After many years of demanding subsidized child care spaces, child care facilities in the archipelago are now facing staffing issues.
At the very end of 2021, the updated Early Childhood Needs Study revealed that the Islands had just experienced its best six-month population balance in over 14 years due to births and inter-regional migration.
The year began with hope as the Department of Families allocated 21 spaces in the Eastern Islands for the opening of an CPE in Grosse-Ile.
In February, the Ministry also confirmed 13 spaces, including five infants, for the project at the Résidence Plaisance des Iles run by the CPE-BC Chez ma tante, as well as eight additional spaces at the 26 les Élymes daycare center, which will eventually be converted into a CPE in September.
According to Helena Burke, then director of CAMI, the new child care service in Grosse-Ile will vitalize the area and allow more women to return to the workforce, in addition to serving both linguistic communities in the area.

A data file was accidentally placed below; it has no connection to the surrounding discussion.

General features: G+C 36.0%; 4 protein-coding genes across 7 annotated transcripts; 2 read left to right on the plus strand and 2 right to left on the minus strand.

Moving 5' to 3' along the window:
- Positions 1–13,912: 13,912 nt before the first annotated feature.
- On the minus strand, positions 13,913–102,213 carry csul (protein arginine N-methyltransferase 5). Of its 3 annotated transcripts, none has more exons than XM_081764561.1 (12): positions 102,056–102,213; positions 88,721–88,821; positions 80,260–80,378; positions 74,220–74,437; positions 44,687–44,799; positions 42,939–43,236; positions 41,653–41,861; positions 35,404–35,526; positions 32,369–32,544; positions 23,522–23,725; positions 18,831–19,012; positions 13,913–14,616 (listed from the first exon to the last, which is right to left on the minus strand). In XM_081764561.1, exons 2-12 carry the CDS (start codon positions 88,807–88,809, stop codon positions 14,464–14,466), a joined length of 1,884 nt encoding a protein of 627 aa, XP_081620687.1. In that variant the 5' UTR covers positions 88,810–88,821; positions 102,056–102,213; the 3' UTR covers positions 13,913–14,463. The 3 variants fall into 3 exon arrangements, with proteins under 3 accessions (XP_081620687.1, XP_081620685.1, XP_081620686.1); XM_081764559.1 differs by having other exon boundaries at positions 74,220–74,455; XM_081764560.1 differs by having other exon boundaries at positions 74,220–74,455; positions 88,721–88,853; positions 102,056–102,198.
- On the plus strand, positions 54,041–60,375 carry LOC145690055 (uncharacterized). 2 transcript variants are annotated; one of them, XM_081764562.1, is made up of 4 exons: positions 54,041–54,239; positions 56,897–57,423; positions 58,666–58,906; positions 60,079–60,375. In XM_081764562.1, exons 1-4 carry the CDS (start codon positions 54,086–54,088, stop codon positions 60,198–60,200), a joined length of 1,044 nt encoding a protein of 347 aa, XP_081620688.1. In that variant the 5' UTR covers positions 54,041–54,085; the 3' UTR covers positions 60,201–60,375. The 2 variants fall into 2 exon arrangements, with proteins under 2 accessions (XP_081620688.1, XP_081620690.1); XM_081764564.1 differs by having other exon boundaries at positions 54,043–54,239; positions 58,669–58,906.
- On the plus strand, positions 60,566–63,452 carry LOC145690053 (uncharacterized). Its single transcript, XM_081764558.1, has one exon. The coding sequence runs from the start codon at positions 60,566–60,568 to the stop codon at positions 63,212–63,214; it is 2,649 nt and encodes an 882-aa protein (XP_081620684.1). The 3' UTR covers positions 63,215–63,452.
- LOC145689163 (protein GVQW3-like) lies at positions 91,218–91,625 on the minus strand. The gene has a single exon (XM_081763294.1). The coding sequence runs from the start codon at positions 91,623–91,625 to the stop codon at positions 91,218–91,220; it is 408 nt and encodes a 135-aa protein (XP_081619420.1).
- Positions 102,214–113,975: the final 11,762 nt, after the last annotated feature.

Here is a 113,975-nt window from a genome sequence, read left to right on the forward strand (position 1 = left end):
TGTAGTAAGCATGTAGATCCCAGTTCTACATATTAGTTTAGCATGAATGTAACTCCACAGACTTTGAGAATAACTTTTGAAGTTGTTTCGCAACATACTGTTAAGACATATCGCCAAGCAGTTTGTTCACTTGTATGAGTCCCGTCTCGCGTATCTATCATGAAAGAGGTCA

The issue of manpower quickly became a central one when, in June, the managers of the Les Élymes daycare centre had to close the facility for a week due to a lack of staff.
Its integration into the CPE-BC Chez ma tante did not have the desired effect: it was learned in September that the opening of the new facility had been postponed to a later date.
The organization will participate in a recruitment mission in Morocco and hopes to be able to quickly stabilize the work teams, said the interim director of the CPE, Mélanie Bernard, in November.
As for the CPE-La Ramée, the new annex, which can accommodate 80 children, was finally completed a little over six months late.
In September, its director Sylvie Bourgeois explained that the manpower she had at her disposal should make it possible to open 50% of the groups once the construction work is finished.